Although this is not exactly related, it does provide some pretty concrete numbers in regards to the size of a population required to keep genetic diversity.

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Given that the population of the planet is spread out in small pockets and that there is no pre-existing infrastructure, there would have to be a fair number of people left over for each pocket to last on its own, much less have genetic stability.

Looking at the estimates in this question, it seems, from a societal perspective, that about 420 people would be needed for a small pocket of today's tech level: ~140 children, ~80 engineers, scientists, teachers, doctors, leaders, etc., ~200 farmers, hunters, workers, soldiers, etc. With lower technology levels (like agricultural or medieval), there would be fewer professionals, and therefore fewer farmers and supportive workers are needed. Without any larger groups, I suspect technical knowledge would largely die out due to lack of scientists/professionals to pass along know-how. For minimum societal function (similar to a band of hunter-gatherers), I would estimate the minimum group size to be around 20. Assuming there is a uniform distribution between these group sizes, and there are, say, 100 groups, there would be 22,000 people in all. Of course, change the distribution and/or number of groups to get a figure in line with DevourerOfStars.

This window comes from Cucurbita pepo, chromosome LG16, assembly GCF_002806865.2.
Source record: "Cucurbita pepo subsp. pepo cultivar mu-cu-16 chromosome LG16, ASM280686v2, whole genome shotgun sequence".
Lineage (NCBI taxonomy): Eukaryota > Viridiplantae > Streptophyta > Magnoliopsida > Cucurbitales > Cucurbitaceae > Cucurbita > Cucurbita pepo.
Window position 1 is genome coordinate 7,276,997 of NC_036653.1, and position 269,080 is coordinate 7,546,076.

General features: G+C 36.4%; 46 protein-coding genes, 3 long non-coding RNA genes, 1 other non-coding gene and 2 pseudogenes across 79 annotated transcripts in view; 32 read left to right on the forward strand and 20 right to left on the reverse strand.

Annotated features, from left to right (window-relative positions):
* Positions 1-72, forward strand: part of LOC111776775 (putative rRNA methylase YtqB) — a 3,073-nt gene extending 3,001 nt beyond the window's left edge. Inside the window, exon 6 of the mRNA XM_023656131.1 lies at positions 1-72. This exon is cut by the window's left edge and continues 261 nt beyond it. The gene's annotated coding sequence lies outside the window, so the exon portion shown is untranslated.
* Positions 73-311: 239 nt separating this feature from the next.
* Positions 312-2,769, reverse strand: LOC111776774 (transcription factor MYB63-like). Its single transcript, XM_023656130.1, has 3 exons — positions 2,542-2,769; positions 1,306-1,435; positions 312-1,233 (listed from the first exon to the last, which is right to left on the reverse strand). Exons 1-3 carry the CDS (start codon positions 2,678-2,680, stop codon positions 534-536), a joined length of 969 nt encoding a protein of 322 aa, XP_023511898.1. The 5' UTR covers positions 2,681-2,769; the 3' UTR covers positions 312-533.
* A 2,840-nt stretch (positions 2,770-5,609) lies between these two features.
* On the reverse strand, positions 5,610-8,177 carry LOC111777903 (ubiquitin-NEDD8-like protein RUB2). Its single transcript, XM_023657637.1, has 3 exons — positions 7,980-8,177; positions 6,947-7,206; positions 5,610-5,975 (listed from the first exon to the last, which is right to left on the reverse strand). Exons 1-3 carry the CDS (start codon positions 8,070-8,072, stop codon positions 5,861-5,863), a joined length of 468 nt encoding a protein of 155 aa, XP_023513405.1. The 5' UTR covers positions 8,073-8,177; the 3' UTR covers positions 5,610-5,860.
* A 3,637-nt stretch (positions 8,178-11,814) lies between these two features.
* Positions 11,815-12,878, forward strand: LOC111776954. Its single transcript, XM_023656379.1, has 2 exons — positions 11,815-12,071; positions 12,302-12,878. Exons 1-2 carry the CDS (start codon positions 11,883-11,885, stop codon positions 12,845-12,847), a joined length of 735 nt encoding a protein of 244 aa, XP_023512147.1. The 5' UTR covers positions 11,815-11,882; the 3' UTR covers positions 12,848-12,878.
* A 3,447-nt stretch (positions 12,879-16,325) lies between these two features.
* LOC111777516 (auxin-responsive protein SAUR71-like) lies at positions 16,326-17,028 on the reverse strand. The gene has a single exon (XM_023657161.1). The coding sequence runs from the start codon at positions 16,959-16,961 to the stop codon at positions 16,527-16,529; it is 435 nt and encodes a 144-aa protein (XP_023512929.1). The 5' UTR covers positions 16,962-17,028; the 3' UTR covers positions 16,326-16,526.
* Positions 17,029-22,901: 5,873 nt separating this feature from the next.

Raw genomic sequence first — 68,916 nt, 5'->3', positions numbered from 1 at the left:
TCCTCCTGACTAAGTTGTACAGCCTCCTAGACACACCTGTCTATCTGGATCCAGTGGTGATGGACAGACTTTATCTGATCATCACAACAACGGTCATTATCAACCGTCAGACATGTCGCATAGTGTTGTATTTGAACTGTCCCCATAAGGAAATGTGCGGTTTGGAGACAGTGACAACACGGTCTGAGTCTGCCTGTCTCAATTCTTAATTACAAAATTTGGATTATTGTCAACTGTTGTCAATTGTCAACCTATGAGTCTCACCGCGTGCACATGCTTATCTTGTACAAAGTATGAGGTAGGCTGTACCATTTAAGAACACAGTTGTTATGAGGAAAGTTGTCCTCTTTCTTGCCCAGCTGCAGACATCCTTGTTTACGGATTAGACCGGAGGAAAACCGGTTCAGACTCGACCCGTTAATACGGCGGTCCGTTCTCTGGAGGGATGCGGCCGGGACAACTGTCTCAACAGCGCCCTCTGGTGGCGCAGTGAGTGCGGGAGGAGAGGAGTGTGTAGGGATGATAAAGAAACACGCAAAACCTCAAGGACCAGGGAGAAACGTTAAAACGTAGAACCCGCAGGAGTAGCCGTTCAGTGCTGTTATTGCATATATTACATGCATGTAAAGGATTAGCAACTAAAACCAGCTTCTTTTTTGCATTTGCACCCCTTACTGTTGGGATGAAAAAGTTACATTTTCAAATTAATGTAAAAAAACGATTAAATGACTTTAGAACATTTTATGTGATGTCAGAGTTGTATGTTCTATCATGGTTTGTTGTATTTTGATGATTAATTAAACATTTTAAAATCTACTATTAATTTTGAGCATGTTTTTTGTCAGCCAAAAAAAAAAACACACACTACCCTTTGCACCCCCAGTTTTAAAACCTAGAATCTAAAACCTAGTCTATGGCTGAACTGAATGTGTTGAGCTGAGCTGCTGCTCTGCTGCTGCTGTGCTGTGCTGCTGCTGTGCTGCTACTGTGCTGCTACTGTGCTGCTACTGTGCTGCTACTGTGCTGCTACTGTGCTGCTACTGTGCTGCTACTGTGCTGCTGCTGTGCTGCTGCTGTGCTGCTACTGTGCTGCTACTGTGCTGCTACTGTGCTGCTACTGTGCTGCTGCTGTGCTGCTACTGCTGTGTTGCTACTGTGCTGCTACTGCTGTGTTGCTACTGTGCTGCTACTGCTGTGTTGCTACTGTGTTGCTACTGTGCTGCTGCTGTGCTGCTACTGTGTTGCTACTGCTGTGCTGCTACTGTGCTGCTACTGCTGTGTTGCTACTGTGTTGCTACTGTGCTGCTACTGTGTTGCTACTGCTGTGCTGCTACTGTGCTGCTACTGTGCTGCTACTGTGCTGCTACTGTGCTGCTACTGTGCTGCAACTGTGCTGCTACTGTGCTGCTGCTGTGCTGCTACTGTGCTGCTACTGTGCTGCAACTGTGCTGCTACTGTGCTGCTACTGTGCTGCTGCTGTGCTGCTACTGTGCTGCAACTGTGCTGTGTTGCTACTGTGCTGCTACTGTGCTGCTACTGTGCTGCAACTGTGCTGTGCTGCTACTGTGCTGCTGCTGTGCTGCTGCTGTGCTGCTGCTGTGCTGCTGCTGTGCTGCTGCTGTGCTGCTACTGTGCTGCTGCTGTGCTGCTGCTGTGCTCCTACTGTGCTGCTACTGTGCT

Also, in your question, you said that it would take, on average, a generation or two for pockets to link up (approx. 20-40 years). On this timescale, genetic stability within a pocket won't be too much of a problem except at the very low end of the spectrum, but the longer it takes groups to link together, the larger the groups need to be (maybe 1.5 to 2 times larger for each generation) to maintain genetic integrity over however many generations.

Each pocket would invest energy in rebuilding technology to some extent to making their lives easier; instead of having each pocket conducting its own research and having to feed its own group of scientists, it would be more efficient for the entire society to have one single group of scientists, basically pooling resources. This goes back to the number of people required to support said scientists. Another consideration would be that smaller pockets would have fewer resources for scientists, and would re-progress more slowly in technology, setting up the social order in the future.

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An MVP (minimum viable population) of 500 to 1,000 has often been given as an average for terrestrial vertebrates when inbreeding or genetic variability is ignored. When inbreeding effects are included, estimates of MVP for many species are in the thousands. Based on a meta-analysis of reported values in the literature for many species, Traill et al. reported a median MVP of 4,169 individuals. Since we are an intelligent species, we might be able to temporarily get by with fewer individuals (recognizing of course, that there is always the random possibility of war, natural disaster or epidemic).